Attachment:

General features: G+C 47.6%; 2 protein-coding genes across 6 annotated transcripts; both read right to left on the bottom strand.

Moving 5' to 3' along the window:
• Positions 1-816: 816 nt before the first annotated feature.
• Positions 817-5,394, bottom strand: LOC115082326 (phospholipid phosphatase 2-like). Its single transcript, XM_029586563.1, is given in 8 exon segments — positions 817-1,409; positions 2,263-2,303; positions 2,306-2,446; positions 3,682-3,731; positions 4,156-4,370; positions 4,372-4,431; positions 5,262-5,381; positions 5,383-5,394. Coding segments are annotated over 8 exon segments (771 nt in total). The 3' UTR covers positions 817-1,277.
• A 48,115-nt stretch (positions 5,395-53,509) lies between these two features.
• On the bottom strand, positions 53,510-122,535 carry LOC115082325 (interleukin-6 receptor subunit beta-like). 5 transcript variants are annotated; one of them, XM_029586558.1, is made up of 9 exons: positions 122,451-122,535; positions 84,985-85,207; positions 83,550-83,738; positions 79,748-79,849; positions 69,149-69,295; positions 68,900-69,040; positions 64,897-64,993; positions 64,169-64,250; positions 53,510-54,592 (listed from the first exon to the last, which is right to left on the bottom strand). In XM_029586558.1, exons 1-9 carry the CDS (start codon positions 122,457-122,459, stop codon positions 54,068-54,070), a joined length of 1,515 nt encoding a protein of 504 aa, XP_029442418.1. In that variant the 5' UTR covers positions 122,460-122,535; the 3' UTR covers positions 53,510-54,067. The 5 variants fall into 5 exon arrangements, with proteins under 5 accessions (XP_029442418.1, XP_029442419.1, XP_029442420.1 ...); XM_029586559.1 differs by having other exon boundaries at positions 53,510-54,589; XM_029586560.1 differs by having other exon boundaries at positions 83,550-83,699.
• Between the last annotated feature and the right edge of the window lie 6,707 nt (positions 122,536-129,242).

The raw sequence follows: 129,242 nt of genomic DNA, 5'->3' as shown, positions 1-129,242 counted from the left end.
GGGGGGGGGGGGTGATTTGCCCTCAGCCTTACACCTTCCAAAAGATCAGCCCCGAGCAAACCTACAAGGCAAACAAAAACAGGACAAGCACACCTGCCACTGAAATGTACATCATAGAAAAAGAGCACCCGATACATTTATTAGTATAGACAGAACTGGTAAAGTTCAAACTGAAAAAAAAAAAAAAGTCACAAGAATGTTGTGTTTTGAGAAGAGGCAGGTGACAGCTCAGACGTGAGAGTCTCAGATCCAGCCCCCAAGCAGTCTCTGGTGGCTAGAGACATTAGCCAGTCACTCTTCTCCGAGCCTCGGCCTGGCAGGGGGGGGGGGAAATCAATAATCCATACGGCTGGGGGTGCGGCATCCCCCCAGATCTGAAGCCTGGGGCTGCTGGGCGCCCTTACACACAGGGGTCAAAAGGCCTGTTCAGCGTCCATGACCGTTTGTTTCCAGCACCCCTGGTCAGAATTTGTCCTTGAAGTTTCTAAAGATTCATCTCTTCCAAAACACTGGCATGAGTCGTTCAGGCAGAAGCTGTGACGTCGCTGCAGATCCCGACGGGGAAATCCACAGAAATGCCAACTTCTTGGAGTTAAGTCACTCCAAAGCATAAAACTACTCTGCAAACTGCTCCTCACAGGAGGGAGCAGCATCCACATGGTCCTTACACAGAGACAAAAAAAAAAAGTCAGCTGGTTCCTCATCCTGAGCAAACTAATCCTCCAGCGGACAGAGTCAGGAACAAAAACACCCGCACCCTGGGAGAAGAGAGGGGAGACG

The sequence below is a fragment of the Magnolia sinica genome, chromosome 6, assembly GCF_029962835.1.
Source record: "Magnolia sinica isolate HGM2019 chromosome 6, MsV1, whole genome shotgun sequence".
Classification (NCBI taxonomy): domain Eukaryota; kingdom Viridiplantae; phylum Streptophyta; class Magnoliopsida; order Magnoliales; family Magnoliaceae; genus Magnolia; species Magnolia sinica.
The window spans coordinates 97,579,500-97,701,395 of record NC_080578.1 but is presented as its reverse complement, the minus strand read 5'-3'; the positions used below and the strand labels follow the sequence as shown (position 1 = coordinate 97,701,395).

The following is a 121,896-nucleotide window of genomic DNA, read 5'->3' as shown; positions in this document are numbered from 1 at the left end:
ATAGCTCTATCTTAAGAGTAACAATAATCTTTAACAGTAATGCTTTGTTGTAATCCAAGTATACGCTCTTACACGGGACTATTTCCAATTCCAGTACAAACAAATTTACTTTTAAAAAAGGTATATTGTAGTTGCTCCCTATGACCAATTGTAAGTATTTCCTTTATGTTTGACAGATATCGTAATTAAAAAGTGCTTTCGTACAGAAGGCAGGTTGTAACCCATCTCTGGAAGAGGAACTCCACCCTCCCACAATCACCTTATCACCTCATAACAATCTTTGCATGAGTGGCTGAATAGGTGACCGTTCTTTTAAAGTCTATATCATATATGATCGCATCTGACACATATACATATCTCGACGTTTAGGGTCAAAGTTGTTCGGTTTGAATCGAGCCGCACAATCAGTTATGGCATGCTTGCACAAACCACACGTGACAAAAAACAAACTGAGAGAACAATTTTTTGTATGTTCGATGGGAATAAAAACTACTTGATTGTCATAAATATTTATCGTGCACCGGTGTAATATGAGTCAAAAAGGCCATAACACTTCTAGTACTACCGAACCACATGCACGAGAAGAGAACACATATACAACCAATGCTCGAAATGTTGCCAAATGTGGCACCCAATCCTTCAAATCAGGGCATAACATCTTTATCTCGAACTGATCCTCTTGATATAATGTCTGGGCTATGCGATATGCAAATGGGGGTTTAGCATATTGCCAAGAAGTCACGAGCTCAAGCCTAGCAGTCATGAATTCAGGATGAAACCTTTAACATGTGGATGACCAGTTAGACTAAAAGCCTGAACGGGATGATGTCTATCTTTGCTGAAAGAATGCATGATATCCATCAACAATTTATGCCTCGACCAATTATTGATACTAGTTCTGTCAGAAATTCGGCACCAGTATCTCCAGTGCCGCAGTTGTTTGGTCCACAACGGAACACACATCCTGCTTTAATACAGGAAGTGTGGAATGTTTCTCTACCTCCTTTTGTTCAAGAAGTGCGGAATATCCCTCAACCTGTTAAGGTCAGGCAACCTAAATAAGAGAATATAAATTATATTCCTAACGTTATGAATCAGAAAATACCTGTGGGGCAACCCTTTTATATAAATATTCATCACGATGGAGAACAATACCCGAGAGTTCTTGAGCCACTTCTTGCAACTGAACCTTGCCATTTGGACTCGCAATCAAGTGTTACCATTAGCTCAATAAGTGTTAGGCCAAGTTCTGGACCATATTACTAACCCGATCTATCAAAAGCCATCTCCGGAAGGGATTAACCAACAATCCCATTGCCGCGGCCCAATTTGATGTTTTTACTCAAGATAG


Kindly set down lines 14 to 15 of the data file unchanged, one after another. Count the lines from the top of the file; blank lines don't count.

The following is a 121,896-nucleotide window of genomic DNA, read 5'->3' as shown; positions in this document are numbered from 1 at the left end:
ATAGCTCTATCTTAAGAGTAACAATAATCTTTAACAGTAATGCTTTGTTGTAATCCAAGTATACGCTCTTACACGGGACTATTTCCAATTCCAGTACAAACAAATTTACTTTTAAAAAAGGTATATTGTAGTTGCTCCCTATGACCAATTGTAAGTATTTCCTTTATGTTTGACAGATATCGTAATTAAAAAGTGCTTTCGTACAGAAGGCAGGTTGTAACCCATCTCTGGAAGAGGAACTCCACCCTCCCACAATCACCTTATCACCTCATAACAATCTTTGCATGAGTGGCTGAATAGGTGACCGTTCTTTTAAAGTCTATATCATATATGATCGCATCTGACACATATACATATCTCGACGTTTAGGGTCAAAGTTGTTCGGTTTGAATCGAGCCGCACAATCAGTTATGGCATGCTTGCACAAACCACACGTGACAAAAAACAAACTGAGAGAACAATTTTTTGTATGTTCGATGGGAATAAAAACTACTTGATTGTCATAAATATTTATCGTGCACCGGTGTAATATGAGTCAAAAAGGCCATAACACTTCTAGTACTACCGAACCACATGCACGAGAAGAGAACACATATACAACCAATGCTCGAAATGTTGCCAAATGTGGCACCCAATCCTTCAAATCAGGGCATAACATCTTTATCTCGAACTGATCCTCTTGATATAATGTCTGGGCTATGCGATATGCAAATGGGGGTTTAGCATATTGCCAAGAAGTCACGAGCTCAAGCCTAGCAGTCATGAATTCAGGATGAAACCTTTAACATGTGGATGACCAGTTAGACTAAAAGCCTGAACGGGATGATGTCTATCTTTGCTGAAAGAATGCATGATATCCATCAACAATTTATGCCTCGACCAATTATTGATACTAGTTCTGTCAGAAATTCGGCACCAGTATCTCCAGTGCCGCAGTTGTTTGGTCCACAACGGAACACACATCCTGCTTTAATACAGGAAGTGTGGAATGTTTCTCTACCTCCTTTTGTTCAAGAAGTGCGGAATATCCCTCAACCTGTTAAGGTCAGGCAACCTAAATAAGAGAATATAAATTATATTCCTAACGTTATGAATCAGAAAATACCTGTGGGGCAACCCTTTTATATAAATATTCATCACGATGGAGAACAATACCCGAGAGTTCTTGAGCCACTTCTTGCAACTGAACCTTGCCATTTGGACTCGCAATCAAGTGTTACCATTAGCTCAATAAGTGTTAGGCCAAGTTCTGGACCATATTACTAACCCGATCTATCAAAAGCCATCTCCGGAAGGGATTAACCAACAATCCCATTGCCGCGGCCCAATTTGATGTTTTTACTCAAGATAG